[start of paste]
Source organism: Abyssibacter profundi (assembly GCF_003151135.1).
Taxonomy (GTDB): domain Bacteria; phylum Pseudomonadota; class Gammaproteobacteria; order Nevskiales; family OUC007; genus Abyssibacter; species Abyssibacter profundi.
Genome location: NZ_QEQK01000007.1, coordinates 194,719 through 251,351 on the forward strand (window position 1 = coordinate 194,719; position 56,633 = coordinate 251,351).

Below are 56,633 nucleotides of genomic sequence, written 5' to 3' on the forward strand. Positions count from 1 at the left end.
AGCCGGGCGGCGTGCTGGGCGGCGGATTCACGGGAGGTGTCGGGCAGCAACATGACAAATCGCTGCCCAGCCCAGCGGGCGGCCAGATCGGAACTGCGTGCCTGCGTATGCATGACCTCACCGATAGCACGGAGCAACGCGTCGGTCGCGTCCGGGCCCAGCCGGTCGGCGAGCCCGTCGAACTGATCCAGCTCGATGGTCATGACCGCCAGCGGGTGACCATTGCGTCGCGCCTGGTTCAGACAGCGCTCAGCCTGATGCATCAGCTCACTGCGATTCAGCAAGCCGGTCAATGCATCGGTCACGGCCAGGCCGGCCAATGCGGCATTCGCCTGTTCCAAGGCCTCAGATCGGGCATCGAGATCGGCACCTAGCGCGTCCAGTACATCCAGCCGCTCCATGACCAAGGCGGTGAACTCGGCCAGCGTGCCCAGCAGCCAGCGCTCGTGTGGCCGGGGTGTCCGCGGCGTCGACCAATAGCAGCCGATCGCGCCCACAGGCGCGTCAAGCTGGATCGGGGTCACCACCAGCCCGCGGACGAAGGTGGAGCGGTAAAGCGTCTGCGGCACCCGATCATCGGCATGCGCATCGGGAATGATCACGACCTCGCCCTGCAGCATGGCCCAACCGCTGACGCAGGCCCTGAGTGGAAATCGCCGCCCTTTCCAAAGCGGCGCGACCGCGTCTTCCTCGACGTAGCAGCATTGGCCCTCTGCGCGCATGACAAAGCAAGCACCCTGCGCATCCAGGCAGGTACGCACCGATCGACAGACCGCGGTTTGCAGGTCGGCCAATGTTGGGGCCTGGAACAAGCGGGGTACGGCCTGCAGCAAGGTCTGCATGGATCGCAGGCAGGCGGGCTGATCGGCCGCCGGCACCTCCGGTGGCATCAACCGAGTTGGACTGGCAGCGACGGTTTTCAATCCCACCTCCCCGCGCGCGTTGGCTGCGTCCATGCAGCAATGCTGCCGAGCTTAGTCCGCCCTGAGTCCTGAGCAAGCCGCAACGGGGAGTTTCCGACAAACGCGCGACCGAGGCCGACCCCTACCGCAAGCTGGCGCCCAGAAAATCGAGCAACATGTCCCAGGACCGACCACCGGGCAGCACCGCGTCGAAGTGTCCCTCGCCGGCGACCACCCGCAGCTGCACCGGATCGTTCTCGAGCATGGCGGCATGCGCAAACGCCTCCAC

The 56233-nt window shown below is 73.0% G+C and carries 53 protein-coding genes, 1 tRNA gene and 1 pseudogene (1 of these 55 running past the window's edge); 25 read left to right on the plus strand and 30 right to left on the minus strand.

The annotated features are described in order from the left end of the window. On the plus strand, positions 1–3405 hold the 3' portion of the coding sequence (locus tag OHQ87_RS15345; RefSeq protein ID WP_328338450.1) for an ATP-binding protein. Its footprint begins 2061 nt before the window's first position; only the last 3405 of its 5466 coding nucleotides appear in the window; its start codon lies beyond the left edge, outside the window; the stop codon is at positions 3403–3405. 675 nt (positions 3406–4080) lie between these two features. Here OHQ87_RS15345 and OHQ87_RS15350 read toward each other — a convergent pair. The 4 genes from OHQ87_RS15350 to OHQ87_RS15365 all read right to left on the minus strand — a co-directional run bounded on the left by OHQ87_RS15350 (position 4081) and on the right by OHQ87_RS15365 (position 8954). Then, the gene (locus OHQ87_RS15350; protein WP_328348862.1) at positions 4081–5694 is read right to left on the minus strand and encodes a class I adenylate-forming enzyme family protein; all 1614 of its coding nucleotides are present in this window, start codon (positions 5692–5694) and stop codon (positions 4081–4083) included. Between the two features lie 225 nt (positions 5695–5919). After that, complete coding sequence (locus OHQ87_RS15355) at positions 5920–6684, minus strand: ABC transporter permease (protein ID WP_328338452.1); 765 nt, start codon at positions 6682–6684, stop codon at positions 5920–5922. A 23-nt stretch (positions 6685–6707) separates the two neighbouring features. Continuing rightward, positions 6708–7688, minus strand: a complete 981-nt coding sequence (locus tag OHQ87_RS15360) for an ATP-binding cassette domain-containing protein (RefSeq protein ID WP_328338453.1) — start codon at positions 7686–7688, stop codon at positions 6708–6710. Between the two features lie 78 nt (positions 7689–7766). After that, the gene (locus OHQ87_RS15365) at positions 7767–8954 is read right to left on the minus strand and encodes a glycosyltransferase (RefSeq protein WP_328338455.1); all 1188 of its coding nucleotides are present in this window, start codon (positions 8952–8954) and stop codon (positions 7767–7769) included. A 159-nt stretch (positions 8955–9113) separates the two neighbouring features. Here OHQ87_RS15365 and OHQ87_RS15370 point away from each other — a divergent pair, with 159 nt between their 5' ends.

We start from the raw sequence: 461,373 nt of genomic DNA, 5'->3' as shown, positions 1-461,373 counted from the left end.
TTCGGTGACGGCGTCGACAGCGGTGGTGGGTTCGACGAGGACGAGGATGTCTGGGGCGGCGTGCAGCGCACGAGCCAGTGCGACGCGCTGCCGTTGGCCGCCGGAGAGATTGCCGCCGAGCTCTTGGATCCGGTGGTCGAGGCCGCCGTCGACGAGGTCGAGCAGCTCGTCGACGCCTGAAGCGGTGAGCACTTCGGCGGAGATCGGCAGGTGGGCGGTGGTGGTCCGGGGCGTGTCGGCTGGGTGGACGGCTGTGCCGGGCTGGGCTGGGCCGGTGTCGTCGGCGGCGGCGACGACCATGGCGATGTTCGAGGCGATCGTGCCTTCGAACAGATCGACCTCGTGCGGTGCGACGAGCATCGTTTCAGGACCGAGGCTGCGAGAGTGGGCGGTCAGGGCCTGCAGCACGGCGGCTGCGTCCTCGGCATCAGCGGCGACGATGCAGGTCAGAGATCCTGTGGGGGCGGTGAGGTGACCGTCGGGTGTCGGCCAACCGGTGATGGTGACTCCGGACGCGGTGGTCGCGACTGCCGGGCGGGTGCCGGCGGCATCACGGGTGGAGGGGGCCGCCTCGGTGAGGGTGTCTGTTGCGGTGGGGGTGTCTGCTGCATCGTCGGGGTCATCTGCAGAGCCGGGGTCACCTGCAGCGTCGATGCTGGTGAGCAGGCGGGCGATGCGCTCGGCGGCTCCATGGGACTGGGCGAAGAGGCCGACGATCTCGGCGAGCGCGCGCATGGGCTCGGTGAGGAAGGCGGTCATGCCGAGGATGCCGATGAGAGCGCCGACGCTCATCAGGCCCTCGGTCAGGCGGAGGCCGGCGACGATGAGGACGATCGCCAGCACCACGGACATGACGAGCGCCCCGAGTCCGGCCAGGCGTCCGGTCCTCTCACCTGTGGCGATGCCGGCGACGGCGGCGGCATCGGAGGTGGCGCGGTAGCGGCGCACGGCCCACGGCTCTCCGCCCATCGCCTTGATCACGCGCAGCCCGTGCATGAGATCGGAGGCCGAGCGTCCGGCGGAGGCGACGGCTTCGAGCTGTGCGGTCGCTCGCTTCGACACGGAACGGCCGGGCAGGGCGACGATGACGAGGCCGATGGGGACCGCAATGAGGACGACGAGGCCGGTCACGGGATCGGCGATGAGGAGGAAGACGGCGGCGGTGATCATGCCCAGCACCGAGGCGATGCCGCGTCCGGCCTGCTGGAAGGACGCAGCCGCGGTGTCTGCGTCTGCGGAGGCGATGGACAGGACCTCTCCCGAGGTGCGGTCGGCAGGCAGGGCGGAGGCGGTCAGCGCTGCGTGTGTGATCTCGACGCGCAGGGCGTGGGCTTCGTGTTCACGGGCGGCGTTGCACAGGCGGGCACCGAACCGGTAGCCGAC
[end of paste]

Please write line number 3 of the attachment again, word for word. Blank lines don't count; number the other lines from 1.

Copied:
Genome location: NZ_QEQK01000007.1, coordinates 194,719 through 251,351 on the forward strand (window position 1 = coordinate 194,719; position 56,633 = coordinate 251,351).